called today for the state of emergency to be extended by 3 months and for changes to the French constitution to better tackle terror.After a long weekend filled with anguish, today on Monday it was back to work for Parisians but far from back to normal. They're constantly on their smart phones, trying to digest a dizzying stream of rumour, revelation and arrests. There were lot of robust statements from the French Government but here on the streets people worry the security of their country is far from guaranteed. You see policemen and soldiers all over central Paris now. The Government promises even more. But tough political talk of a war on terror makes some Parisians nervous that could raise the risk of more violence here at home.Australia's Resources Minister, Josh Frydenberg, is in Paris for a conference and paid tribute to the city's casualties. He laid a wreath outside the Bataclan Theatre and later spoke to Europe correspondent Lisa Millar.It's so sombre to be in Paris and to walk the streets and to see all these memorials on every street corner, with French flags, personal messages, flowers and candles as people have their own private vigils to the more than 120 people who have tragically lost their lives and the hundreds that have been injured. Australia stands with France at this most difficult time. Terrorism has no place in a civilised society and we cannot allow the terrorists to win.You were struck by what Francois Hollande said earlier today?Yes, the ambassador briefed me on that speech and his opening words that France is at war, but also the very powerful message that France will defeat terrorism, terrorism won't defeat France and there is solidarity here. There is a sense of purpose and unity among the French people. Everyone is in a sense of disbelief as to what has actually transpired here but I'm sure that the French people will rebound and rebound strongly.You don't think there will be pressure for changes in policy or strategy in Australia because of this?Well I think across the world there will be many questions that need to be asked and answers given as to how did these people get to have the sophisticated weaponry that they did, how did they plan such a coordinated attack? How could suicide bombers get so close to the stadium of France? All those are serious questions that no doubt the French authorities themselves will be seeking to answer.And the strategy on Syria?Well I'm sure the heads of State, our PM, Mr Turnbull, is at the G20 meeting right now and I'm sure they're the very discussions that he and the Foreign Minister, Julie Bishop, are having. But both the Foreign Minister and the PM have been very strong in their words, that we will defeat this terrorist threat and we will do everything at home to make sure that the Australian people are safe.Now to the international reaction to the developments in France and moves to fight ISIS from Washington. Here's North America correspondent Michael Vincent.Well everyone agrees that according to Barack Obama that Islamic State is the face of pure evil and that they agree it should be defeated. But even he says that not everyone agrees on how to do that. He has given a very strident defence of his strategy in terms of defeating Islamic State, fending off criticism that even after a year that Islamic State still holds major cities and has been able to launch major terrorist attacks abroad saying they hold less ground than they did and let's look at the options. He basically game played several of the options with journalists in the aud audience saying if you want to set up a safe Haven that will be a magnet for people who want to do suicide bombings. He said, we could, quite easily, take Mosul and Raqqa and Ramadi. It could not be a strategy that he said would be repeated in Africa and places like Yemen or in Asia. Let's hear from President Obama.Don't shoot first and aim later. It's important for us to get the strategy right and the strategy that we are pursuing is the right one.9 Republican governors have come out, mind you 2 of those are also Republican presidential candidates, but 9 Republican governors have come out and said they do not want Syrian refugees, they will take steps to stop Syrian refugees coming into their State as part of a relocation. Their criticism of that initially was you're setting yourself up for a massive class action against you, one, and on the other hand, presidential candidates like Jeb Bush have said only Christian refugees should be allowed in. President Obama has had an extremely strong response to that.That's not American.It's not who we are. We don't have religious tests to our compassion.The Philippines has stepped up security in Manila ahead of the APEC summit where PM Malcolm Turnbull will arrive later today. Security and terrorism will be at the top of the agenda but there will be many other issues the Australian delegation will look to cover as South-East Asia correspondent Samantha Hawley reports.Security was always going to be tight for this APEC summit but in the wake of the Paris attacks, the Filipino Government has issued a red alert, sending tens of thousands of police and soldiers onto the streets of Manila. The police chief here insists there's no specific threat but with leaders from the US, China, Japan and Australia descending on the capital in the hours ahead, they're not taking any chances. Malcolm Turnbull will arrive here soon straight from the G20 meeting in Turkey. His key agenda item today is his first official bilateral meeting with the US President Barack Obama. The Paris attacks and the increasing threat of Islamic State extremism will dominate their talks.The leaders of the G20 nations are utterly united in a commitment to defeat terrorism. We had a very good discussion about domestic policies, about international policies and there was very, again, very strong statements, especially from the leaders of the big Muslim countries in the room.But this APEC summit won't be all about terrorism. The Transpacific partnership deal will also get an airing with the onus on President Obama to convince the nations that have signed up including Australia, that the deal will pass the US Congress. And it's not on the official agenda at China's insistence, but tensions on the South China Sea will also get an airing.Heavy rain in northern Iraq has caused flooding in camps for people dis displaced by violence. Aid agencies say unless funding is made available immediately those camps are vulnerable to disease.Winter has arrived in the Kurdistan region of northern Iraq. A few days of rain have turned makeshift streets into muddy paths.This woman is desperate. She's lived here for 18 months after escaping ISIL fighters who seized her home in Mosul. Now she and her family are freezing in this camp.Sometimes we sleep in the kitchen, other times in the bathroom. We have no place to go because of the rain and the storms. The other day our tent collapsed on the kids. When it rains the power goes off.This camp is typical of many others across northern Iraq which are struggling to cope with the winter weather. The UN refugee agency, UNHCR, has a cash crisis and has cut back on the services it provides.Winter is making the crisis worse.Money's scarce and falling oil prices mean the regional government is struggling to provide basic needs.The biggest challenge for this camp and many others isn't the cold, it's the rain. And as you can see, it can come down very heavily.Now for the most vulnerable, the children, this is a real challenge. If disease takes a hold in this camp, it can spread very quickly.The general manager of the camp doesn't have enough funding or infrastructure. TRANSLATION: We are much concerned from rainstorms. We're doing our best to overcome such harsh conditions by providing waterproof covers for these tents. But frankly speaking, these tents can't survive strong rainstorms.It's been 8 months since the head of the UN refugee agency warned that the crisis was at tipping point and that more money was desperately needed. That money still hasn't arrived. So these people continue to face misery every day under the canvas.In China, more treasures have been unearthed from a vast burial site that's thought to be at least 2,000 years old. They include pieces of a lacquer screen with an image archaeologists say could be the oldest known portrait of Confucius.It's a delicate process and even when it's done it's hard to tell. But experts say these pieces of lacquer screen are important clues to ancient history. TRANSLATION: We can see at the excavation site Chinese characters on the screens which are about the life of Confucius and the portrait is also likely to be Confucius.The owner is thought to be Lui He. His grandfather was emperor Wu who is said to have ushered in one of the most prosperous period in Chinese history and spread the teaching of a philosophy who remains important to many in China. TRANSLATION: The Han dynasty upheld Confucianism. It was practiced but the rule of Emperor Wu.Lui He himself was an emperor for 27 days before being deposed for a lack of talent and morals. But it's believed he was till buried in a lavish tomb amongst his many possessions. The screens can tell us the hire arkial Al status of the tomb owner.This 40,000 square cemetery has yielded more than 10,000 relics so far including chariots, lamp, ancient coins an imperial gold. All helping to piece together a clearer picture of an ancient empire.Back to the counter-terrorism summit in Sydney now. Australia's financial intelligence unit, or as AUSTRAC is Koh hoeing the summit and the head of AUSTRAC is Paul Jevtovic. Thanks for being with us. Paris obviously very much on the minds of everyone. What do you hope might come out of this summit that could prevent similar attacks in the future?Well thanks, Ros. Obviously we're very pleased to be collaborating with our Indonesian colleagues but more importantly, a number of countries have around South-East Asia. We have over 18 countries from around the world here, over 80 international delegates and I think that sends a very important message that this is a global fight and therefore we need to collaborate globally. We have the private sector both from Australia and overseas here, we have academia here, and that also sends a message that we need to have the most diverse coalition of partners as we possibly can because this threat and this risk is beyond any one of us.How are you working together as a group to that aim now and how do you want to move things forward?Well, what we've been doing with the Indonesians over the last decade is helping to build their capability which, over 10 years now, has resulted in more active operational activity and I think that's one of the important learnings that we have to offer more broadly in the region is that what can start Aztec nickal assistance and capability building will eventually manifest itself in more effective sharing of intelligence and operational activity. We've been exchanging analysts with our Indonesian colleagues now for a number of years. We're hoping we can expand that strategy more broadly in the region and see greater exchanges of officers in our respective organisations to again, build close er ties, exchange expertise and exchange intelligence.How much is known about how IS is funded? Where do they get the money?Well, they are entrepreneurial, unfortunately. They will use every means available to them to fund their terrorist activity and I think we need to remind ourselves that they are running like a State and they've got salaries to pay. They've got people to feed. They are weapons to purchase. The financial support for these terrorist cells is critical to their existence, which is why we need to attack them globally. We need to shut off all the supplies of finances that they're generating from the crimes that they might be committing in some countries to the ken uragement of sympathisers in others and I'm extremely concerned by the growing use of social networking, for example, to draw funds from citizens from around the world and, you know, it's an economy of scale. The more effective they are with their social networking to invite donations, for example, when you think about it, it doesn't take more than, you know, a couple of people in each country around the world for that to add up. That's obviously a key focus in this summit is how do we respond when they are using the unregulated arena of social networking, for example.So it is easy, then, if IS to fly under the radar when it comes to the movement of money and how easy is it for outsiders and organisations such as AUSTRAC to track that?Well, Ros, it's extremely difficult but we don't walk away from the challenge and one of the things about this summit was that it's not in response to any particular terrorist attack or any recent catastrophe. The summit's been scheduled for some time which I think sends a signal that we are constantly challenging ourselves. Yes, we are often looking for a needle in a haystack in our annual report this year we spoke about some $53 million being related to suspect terrorism financing transactions. Well we know that quite a large amount of that $53 million is actually legitimate. So we have to look within the legitimate transactions for those suspect transactions. And that's the reality of our challenge and it's only through better understanding the profiles. We will learn from what's occurred in the tragic events in Paris. We will work with our colleagues from my French counterparts to understand what were the financing mechanisms that led to them being able to execute the terrorist act that they did. So we will continue to apply that learning and summits like this are very proactive steps in making sure that we are as much at the cutting edge of understanding how they fund terrorism as we can be.Paul Jevtovic, thank you for taking the time to speak to us today.Thanks, Ros. Stay with us, coming up next - a quick check of the markets and then play to power, generating electricity to get people to talk about conservation. A quick look at the latest market figures then:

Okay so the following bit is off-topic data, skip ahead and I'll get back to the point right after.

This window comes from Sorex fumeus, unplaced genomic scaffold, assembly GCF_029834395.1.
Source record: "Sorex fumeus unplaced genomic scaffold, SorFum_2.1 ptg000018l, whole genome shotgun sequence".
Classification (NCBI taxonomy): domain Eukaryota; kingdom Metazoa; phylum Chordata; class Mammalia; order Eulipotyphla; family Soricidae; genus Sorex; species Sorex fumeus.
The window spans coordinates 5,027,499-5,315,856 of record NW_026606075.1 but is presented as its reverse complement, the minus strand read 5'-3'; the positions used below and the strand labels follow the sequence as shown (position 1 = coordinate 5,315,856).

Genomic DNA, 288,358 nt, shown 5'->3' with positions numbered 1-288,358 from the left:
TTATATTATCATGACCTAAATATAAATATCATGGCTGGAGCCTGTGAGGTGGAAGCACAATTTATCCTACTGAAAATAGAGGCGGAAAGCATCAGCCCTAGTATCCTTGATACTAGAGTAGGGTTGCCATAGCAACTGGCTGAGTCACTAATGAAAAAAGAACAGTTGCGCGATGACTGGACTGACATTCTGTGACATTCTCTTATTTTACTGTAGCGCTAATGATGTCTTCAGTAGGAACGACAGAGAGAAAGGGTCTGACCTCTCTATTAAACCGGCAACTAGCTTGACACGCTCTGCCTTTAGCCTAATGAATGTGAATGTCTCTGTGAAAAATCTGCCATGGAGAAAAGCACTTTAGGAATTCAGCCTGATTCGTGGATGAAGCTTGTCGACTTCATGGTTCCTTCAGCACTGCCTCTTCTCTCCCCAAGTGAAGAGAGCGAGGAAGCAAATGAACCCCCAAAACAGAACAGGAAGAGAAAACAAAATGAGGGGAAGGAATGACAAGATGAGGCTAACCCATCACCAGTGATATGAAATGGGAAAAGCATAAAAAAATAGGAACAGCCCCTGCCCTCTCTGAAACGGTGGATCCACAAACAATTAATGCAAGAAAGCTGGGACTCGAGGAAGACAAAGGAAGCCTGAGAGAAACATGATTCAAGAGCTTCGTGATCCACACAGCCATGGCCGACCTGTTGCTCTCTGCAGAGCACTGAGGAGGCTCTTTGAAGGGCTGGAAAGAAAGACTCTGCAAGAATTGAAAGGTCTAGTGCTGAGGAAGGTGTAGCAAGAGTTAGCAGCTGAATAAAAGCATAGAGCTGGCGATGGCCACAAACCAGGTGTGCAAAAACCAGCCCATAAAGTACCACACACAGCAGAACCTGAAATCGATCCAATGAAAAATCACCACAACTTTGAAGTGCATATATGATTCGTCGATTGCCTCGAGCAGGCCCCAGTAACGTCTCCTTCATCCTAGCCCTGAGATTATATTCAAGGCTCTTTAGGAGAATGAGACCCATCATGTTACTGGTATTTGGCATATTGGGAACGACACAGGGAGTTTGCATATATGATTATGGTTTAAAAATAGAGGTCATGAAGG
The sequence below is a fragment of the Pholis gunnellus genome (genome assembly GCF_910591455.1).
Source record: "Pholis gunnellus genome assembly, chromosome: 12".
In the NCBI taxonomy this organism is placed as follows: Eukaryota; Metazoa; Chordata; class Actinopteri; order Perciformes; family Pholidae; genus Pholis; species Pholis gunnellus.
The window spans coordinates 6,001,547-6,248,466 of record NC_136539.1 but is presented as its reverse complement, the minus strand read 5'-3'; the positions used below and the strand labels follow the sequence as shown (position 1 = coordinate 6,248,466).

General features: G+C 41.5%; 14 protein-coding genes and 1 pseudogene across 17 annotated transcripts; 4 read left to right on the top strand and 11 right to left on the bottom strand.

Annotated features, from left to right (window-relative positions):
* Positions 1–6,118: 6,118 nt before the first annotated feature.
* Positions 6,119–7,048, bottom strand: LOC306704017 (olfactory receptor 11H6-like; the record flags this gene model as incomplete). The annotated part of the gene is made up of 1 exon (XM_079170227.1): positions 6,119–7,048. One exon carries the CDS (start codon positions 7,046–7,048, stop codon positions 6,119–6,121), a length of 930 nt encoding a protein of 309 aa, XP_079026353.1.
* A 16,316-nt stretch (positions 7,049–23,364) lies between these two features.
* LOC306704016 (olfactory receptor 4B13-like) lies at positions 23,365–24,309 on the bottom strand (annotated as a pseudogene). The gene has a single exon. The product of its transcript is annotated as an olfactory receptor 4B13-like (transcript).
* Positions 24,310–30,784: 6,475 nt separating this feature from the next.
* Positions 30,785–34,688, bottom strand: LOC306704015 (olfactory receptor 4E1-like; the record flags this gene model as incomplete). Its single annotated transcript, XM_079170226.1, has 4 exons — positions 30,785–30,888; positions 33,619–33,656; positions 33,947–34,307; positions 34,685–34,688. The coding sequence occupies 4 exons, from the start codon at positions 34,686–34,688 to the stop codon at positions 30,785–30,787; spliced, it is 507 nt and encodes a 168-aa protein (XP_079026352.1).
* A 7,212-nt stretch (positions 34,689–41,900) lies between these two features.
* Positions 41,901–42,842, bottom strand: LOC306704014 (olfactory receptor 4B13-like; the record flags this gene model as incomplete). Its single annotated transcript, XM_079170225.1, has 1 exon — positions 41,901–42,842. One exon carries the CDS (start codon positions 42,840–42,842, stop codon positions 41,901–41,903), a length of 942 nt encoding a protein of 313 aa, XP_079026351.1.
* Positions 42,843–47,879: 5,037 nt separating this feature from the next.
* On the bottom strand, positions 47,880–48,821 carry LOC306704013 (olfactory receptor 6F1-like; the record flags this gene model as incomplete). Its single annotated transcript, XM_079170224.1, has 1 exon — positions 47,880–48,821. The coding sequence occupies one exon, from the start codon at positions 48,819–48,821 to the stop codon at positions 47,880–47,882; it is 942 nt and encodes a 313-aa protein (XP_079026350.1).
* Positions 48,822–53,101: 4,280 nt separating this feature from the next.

Melbourne's Federation Square has turned into a playground after an 8-person swing set was installed by the CSIRO. But it isn't all frivolous fun. The researchers are hoping their swing will kick off a conversation about energy conservation. Reporter Robert Baird checked it out.The CSIRO's infinity swing was actually an 8-seat electricity generator. It's just been relocated from Sydney where 4,000 people tried it out over 5 days. Now I'm joined here by research director Glenn Platt. Glenn, how are you?Great, thank you, good morning.So how much power can you actually get from this swing?Well, each seat makes roughly 5 watts which isn't really much, it's enough to maybe light one downlight in your kitchen.So it's not going to have an application, the kids playground may not turn necessarily into powering people's homes?No, ace not about making a way to make electricity to power our houses. Certainly energy harvesting, the technology inside it has some niche applications but really the swing's about starting a conversation around energy, about taking something that's kind of invisible to us and making it so you can feel it.So how does this work here today?Well, as you swing on the seat, it makes electricity that lights up the letters and the lights on the ropes around us. And also changes the music that you're listening to as you change the swinging.So over the space of 5 days how much power was generated when this was in Sydney?We had a few hundred watt-hours, which is enough to maybe run a small air conditioner for an hour. So not a great deal.Does it say something about just how hard it is to generate this level of power?Yes, spot on, exactly. I think this is a really good way to show that energy's hard to come by. It's not easy, you've got to swing pretty hard just to make enough electricity to light up a letter. But, science and technology is a solution to that. So we really don't want it to be about having cold showers and hot beers. Science and technology can mean, even though energy's hard to get, we can still have a lifestyle we like.Alright, Glenn, thanks for joining us. Let's have a bit of a ride. Now the infinity swing will be here in Federation Square in the Saturday, 7:30 in the morning till 10pm. Come on down and have a swing.Robert needs to work on his technique a little bit there too, straight leg. Let's take a look at the national weather now. Here's Kirsten.It is heating up across most of the nation this week. A little cloud around today in Queensland, just some showers and the odd storm and over in WA a trough is bringing some thundery showers there. Now a high is keeping most of the south-east dry and that's where temperatures will climb extreme heat
over the next few days. The extreme heat is starting in SA and then moving east as the week goes on. The top temperatures for today:

Checking your rainfall for tomorrow. It will have largely moved off the eastern Queensland coast with some light falls over the interior of WA and in Tasmania pretty clear elsewhere. The outlook for tomorrow:

Just recapping one of our top stories - Australian fast bowler Mitchell Johnson will retire from all forms of international cricket at the completion of the second Test against New Zealand in Perth today. The 34-year-old is Australia's 4th highest Test wicket taker with 311 dismissals from 73 matches.That is ABC News for now. The next full bulletin on ABC TV is at 5pm. I'm Ros Childs. Thanks for watching.